SUMMARY

A computer is programmed with software (“coverage maximizer”) in accordance with the invention to increase functional coverage in simulation of a design of a circuit by using coverage goals to automatically create one or more constraints on values of input signals in test vectors. Specifically, the computer is programmed to supply the just-described constraints (“coverage-based constraints”) in addition to one or more additional constraints that are manually specified (“manually-specified constraints”) to a constraints solver which generates test vectors for the circuit design's simulation. The test vectors are stored in a computer memory, and later used in a simulator in the normal manner.

In some embodiments, the computer includes a coverage analyzer that uses test results to identify coverage goals that have not been met, i.e. unmet coverage goals. In these embodiments, the computer is further programmed to use the unmet coverage goals to prioritize coverage-based constraints that correspond to the unmet coverage goals at a higher priority for use in generating test vectors. Moreover, in some embodiments, coverage goals on non-input signals (e.g. goals on internal signals and/or output signals of the circuit) are also used with additional information from a human, hereinafter “correlations”, to automatically create and/or identify another type of coverage-based constraints (“non-input goal constraints”). A correlation indicates to the computer that a human-specified non-input signal tends to vary with one or more human-specified input signal(s). Use of the two different types of coverage-based constraints to generate test vectors provides flexibility in improving functional coverage to a level not obtained by use of any prior art known to inventors.

BRIEF DESCRIPTION OF THE FIGURES

FIG. 1A illustrates a prior art system for automated design verification which includes a test generator, a simulated design and a coverage analysis tool.

FIG. 1B illustrates prior art examples of combinations of attribute values that should never occur.

FIG. 1C illustrates a two step process of the prior art by which five tasks are aggregated so that only holes <{0,7}, {2,3}> and <7, {2,3,4}> remain.

FIG. 2 illustrates, in a high level block diagram, a computer that has been programmed in accordance with the invention with software (“coverage maximizer”) to use coverage goals to automatically create constraints on values of input signals in test vectors.

FIG. 3A illustrates a correlation that is used in some embodiments by the computer of FIG. 2 to proxy a coverage goal on a non-input signal (such as an output signal or an internal signal), with one or more coverage goals on input signals by specifying constraints on the input signals.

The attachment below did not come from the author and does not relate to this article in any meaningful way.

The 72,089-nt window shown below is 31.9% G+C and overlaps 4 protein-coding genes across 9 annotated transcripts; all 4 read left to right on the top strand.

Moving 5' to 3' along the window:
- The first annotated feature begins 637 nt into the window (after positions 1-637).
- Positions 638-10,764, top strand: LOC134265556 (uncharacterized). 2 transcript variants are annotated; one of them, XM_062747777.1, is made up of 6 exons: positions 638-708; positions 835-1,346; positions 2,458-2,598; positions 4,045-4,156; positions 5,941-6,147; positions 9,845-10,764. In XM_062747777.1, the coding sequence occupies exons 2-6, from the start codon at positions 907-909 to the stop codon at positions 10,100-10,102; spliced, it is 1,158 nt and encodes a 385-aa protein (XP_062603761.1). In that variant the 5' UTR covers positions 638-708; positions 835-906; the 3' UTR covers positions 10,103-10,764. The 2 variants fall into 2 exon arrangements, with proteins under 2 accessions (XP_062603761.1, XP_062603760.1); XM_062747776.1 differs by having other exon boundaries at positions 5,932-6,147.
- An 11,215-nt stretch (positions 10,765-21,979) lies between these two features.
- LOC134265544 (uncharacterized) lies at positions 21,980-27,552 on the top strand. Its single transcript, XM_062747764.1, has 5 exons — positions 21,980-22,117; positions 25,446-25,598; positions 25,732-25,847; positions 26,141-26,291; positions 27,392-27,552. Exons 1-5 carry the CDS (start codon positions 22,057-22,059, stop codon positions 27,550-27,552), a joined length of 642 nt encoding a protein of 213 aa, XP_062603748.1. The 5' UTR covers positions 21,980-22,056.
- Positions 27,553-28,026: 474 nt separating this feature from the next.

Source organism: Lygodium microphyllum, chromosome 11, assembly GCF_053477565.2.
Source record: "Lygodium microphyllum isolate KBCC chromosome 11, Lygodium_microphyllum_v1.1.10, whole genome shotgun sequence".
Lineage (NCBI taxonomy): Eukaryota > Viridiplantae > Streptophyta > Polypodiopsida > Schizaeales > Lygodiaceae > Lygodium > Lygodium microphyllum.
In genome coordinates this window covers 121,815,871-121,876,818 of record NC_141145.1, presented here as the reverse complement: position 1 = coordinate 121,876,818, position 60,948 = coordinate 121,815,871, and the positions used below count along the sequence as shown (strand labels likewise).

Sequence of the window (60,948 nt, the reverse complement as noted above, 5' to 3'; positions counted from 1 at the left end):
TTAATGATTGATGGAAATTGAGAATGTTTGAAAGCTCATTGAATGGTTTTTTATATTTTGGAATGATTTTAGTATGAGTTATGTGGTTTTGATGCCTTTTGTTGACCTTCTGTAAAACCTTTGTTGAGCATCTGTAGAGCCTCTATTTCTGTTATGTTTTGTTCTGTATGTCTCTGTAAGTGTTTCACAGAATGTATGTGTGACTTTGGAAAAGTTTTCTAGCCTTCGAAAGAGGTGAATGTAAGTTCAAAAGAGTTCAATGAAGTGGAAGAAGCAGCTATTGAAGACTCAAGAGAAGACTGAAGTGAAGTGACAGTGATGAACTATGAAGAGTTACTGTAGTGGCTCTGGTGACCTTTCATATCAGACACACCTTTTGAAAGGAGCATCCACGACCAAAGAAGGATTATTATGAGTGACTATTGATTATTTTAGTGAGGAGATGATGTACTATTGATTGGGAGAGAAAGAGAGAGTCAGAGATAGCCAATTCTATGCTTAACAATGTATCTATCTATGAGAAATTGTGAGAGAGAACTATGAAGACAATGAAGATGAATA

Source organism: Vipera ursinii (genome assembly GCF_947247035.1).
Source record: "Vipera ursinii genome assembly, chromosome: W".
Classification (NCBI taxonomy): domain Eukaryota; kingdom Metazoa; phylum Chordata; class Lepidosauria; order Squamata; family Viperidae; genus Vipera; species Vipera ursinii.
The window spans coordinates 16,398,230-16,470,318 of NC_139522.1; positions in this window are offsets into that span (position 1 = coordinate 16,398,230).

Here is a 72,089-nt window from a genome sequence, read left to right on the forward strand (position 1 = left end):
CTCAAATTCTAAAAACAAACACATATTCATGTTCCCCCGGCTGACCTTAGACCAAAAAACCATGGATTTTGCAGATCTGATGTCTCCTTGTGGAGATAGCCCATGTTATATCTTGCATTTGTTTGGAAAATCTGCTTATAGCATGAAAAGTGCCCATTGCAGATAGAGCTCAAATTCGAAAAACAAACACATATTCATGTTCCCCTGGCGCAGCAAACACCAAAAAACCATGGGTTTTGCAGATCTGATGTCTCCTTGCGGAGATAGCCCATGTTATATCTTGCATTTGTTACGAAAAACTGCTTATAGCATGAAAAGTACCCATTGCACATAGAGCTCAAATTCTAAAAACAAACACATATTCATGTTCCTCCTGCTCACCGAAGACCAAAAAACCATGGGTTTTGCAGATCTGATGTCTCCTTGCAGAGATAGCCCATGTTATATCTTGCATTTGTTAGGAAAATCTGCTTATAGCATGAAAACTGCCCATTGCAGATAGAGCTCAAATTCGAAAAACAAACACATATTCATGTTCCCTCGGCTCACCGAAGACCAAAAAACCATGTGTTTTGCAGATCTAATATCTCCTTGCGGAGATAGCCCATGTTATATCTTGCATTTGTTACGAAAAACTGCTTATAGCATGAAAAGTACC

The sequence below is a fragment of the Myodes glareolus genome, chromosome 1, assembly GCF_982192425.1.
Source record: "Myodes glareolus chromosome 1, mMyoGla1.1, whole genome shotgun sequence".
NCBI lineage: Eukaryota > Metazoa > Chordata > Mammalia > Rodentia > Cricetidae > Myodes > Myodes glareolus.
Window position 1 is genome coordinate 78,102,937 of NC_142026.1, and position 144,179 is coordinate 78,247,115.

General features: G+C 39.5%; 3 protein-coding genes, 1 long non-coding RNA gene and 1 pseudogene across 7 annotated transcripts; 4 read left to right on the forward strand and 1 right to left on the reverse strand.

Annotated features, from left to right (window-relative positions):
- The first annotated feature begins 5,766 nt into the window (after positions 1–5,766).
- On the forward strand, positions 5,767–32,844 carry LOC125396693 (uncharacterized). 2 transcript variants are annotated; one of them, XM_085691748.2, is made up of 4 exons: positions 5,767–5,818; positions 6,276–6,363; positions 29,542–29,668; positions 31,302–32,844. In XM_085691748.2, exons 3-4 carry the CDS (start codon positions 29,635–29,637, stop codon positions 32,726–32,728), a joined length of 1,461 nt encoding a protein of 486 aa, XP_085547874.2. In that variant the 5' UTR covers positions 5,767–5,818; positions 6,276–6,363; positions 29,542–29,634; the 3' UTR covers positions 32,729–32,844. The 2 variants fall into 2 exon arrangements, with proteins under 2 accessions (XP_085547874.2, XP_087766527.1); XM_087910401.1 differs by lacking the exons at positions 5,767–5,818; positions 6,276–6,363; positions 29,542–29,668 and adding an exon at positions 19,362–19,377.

FIG. 3B illustrates, in a flow chart, acts performed in some embodiments to prepare binary representation of correlations between non-input signals (such as output signals and internal signals) and input signals, which are specified manually as illustrated in FIG. 3A.

FIG. 4A illustrates, in an intermediate level block diagram, various components that are present in some embodiments of the programmed computer of FIG. 2, such as a transactor, and a coverage maximizer that itself includes two sub-components, namely a stimulus coverage maximizer and a correlation-based coverage maximizer.

FIG. 4B illustrates, in a high level flow chart, acts performed by the programmed computer of FIG. 4A in some embodiments of the invention to use test results to generate test vectors that increase functional coverage in simulation of a design of an integrated circuit (IC).

FIG. 4C illustrates, in a graph, change in coverage score as a function of the number of times stimulus is generated, whereby a slope of the curve is used in the embodiments of FIG. 4B to break out of an iterative loop on a group of coverage goals.

FIG. 5A illustrates, in a block diagram, a computer that is programmed in accordance with the invention.

FIG. 5B illustrates, a simplified representation of an exemplary digital ASIC design flow in accordance with the invention.

DETAILED DESCRIPTION

A computer 200 (FIG. 2) is programmed with software (“compiler”) to read text files which specify constraints on input signals of an integrated circuit (IC) design in a constraints specification file, and coverage goals for the input signals in a coverage specification file. The two files are typically held in a non-volatile memory 212 of computer 200, and both files are normally expressed in a Hardware Verification Language (HVL), such as OpenVera or System Verilog.

Hence, compiler 211 (FIG. 2) that is included in computer 200 can be any OpenVera compiler of the type available from Synopsys, Inc. of Mountain View, Calif., or alternatively any System Verilog compiler that may be available in the industry, such as Questa compiler available from Mentor Graphics. Note that a compiler of the type commonly available in the industry is customized in various embodiments to maintain specific associations inside computer 200 between constrained signals and covered signals as described herein, in order to convert unmet goals into constraints. Specifically, the compiler is programmed to preserve such association(s) by writing notations in the generated code, of the type that will be apparent to the skilled artisan in view of the following description. The output generated by such a compiler, including any notation written therein to preserve associations, may be used by any software that uses the output, such as a constraint solver and/or coverage analyzer, as discussed below.